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What are the differences between the SET and SELECT statements when assigning variables in T-SQL?

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Differences between SET and SELECT while assigning the variables are as follows:

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SET

SELECT

It’s ANSI standard for variable assignment.

Whereas, SELECT is Non-ANSI standard.

It can assign only one variable at a time.

Whereas, this can assign values to more than one variable at a time.

Set assigns a null value to the variables, when you assign from the query and the query returns no result.

Example:

DECLARE @CustomerID NCHAR(5)

SET @CustomerID = 'XYZ'

SET @CustomerID = (SELECT [CustomerID]

                   FROM [dbo].[Customers]

                   WHERE [CustomerID] = 'ABC')

SELECT @CustomerID -– Returns NULL

When you assign from a query and the query returns no result. SELECT doesn’t make the assignment and hence it can’t change the value of the variable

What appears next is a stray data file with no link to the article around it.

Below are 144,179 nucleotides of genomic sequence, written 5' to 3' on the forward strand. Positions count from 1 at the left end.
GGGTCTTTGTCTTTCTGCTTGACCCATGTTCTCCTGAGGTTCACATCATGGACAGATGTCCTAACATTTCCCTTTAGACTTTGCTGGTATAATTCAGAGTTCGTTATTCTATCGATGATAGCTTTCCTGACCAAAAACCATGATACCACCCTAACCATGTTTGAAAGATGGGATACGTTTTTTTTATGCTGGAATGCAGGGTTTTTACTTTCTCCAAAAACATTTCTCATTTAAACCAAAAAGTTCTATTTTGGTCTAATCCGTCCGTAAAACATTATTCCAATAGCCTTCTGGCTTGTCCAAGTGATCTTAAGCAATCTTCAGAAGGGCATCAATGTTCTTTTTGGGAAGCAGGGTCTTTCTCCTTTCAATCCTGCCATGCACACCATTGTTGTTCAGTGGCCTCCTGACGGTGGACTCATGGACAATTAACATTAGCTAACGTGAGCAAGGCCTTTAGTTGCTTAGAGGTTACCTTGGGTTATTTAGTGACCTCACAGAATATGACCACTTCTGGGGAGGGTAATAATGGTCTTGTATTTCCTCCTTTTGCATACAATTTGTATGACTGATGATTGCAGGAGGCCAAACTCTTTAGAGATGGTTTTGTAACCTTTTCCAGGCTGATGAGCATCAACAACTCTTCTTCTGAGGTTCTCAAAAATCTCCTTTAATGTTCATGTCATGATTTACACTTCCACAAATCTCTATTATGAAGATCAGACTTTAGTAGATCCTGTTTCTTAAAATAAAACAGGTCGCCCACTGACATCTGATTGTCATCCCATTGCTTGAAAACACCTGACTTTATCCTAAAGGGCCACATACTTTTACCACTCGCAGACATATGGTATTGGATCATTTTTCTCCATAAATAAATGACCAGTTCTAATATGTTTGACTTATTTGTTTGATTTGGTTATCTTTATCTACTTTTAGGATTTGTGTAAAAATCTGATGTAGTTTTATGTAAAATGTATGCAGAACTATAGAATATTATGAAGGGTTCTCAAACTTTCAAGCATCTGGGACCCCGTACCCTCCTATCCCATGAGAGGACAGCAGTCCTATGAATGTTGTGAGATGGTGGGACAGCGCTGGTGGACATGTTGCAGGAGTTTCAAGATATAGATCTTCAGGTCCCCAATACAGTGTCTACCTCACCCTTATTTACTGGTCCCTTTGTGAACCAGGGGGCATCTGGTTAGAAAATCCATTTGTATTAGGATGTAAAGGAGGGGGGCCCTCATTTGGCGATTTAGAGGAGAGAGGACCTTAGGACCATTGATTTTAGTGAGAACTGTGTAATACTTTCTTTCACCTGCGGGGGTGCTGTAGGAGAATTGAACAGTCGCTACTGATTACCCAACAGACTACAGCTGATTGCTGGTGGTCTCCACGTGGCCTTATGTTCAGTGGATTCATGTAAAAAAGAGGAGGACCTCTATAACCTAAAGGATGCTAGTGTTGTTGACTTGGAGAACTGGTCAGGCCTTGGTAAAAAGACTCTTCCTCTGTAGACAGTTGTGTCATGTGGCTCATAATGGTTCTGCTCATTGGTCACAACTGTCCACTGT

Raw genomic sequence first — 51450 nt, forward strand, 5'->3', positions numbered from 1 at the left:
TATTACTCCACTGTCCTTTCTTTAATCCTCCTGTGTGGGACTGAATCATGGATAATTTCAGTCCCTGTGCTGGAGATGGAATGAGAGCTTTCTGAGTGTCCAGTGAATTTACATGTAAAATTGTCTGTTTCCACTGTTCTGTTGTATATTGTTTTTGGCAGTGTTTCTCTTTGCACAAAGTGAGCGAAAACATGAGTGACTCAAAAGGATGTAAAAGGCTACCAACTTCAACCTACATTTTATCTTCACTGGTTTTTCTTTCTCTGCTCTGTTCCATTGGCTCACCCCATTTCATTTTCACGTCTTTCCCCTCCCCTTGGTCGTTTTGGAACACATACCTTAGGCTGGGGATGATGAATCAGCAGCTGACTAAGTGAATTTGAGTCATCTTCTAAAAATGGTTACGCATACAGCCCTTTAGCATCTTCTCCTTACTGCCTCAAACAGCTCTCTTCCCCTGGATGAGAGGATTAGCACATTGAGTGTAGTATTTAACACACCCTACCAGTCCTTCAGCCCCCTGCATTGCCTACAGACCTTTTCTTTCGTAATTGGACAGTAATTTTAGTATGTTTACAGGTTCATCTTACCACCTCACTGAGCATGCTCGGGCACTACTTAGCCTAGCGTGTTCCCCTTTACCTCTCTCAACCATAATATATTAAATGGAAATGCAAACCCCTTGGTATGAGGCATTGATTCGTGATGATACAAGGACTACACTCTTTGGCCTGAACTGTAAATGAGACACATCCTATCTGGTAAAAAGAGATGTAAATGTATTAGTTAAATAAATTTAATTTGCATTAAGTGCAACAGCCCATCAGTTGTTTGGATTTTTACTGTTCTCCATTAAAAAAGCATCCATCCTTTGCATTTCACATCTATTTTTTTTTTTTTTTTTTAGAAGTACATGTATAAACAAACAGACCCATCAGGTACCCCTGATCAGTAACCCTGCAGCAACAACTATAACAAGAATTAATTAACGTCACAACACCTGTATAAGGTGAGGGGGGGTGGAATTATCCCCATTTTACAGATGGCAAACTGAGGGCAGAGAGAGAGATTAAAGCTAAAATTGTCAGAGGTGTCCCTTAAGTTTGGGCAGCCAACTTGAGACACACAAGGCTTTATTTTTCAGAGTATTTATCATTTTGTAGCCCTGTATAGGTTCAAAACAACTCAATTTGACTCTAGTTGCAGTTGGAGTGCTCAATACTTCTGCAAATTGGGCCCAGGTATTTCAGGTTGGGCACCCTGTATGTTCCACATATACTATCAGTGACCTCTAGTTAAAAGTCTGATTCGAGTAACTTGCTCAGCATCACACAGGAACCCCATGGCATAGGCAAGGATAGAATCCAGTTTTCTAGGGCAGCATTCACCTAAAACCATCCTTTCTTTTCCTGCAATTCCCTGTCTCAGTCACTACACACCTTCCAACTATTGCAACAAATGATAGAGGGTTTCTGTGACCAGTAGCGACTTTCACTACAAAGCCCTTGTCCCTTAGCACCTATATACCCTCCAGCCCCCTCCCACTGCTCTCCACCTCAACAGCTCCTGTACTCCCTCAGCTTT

Example:

DECLARE @CustomerID NCHAR(5)

SET @CustomerID = 'XYZ'

SELECT @CustomerID = [CustomerID]

FROM [dbo].[Customers]

WHERE [CustomerID] = 'ABC'

SELECT @CustomerID –- Returns XYZ

When you assign from the query that returns more than one value, then SET results into an error

Example:

SET = (SELECT [CustomerID]

       FROM [dbo].[Customers])

 

Msg 512, Level 16, State 1, Line 3

Subquery returned more than 1 value.

This is not permitted when the subquery

follows =, !=, <, <= , >, >= or when the

subquery is used as an expression.

When you assign from the query that returns more than one value, SELECT assigns the last value returned by the query and hides the fact that the query returned more than one row.

Example:

SELECT @CustomerID = [CustomerID]

FROM [dbo].[Customers]

-- No error generated

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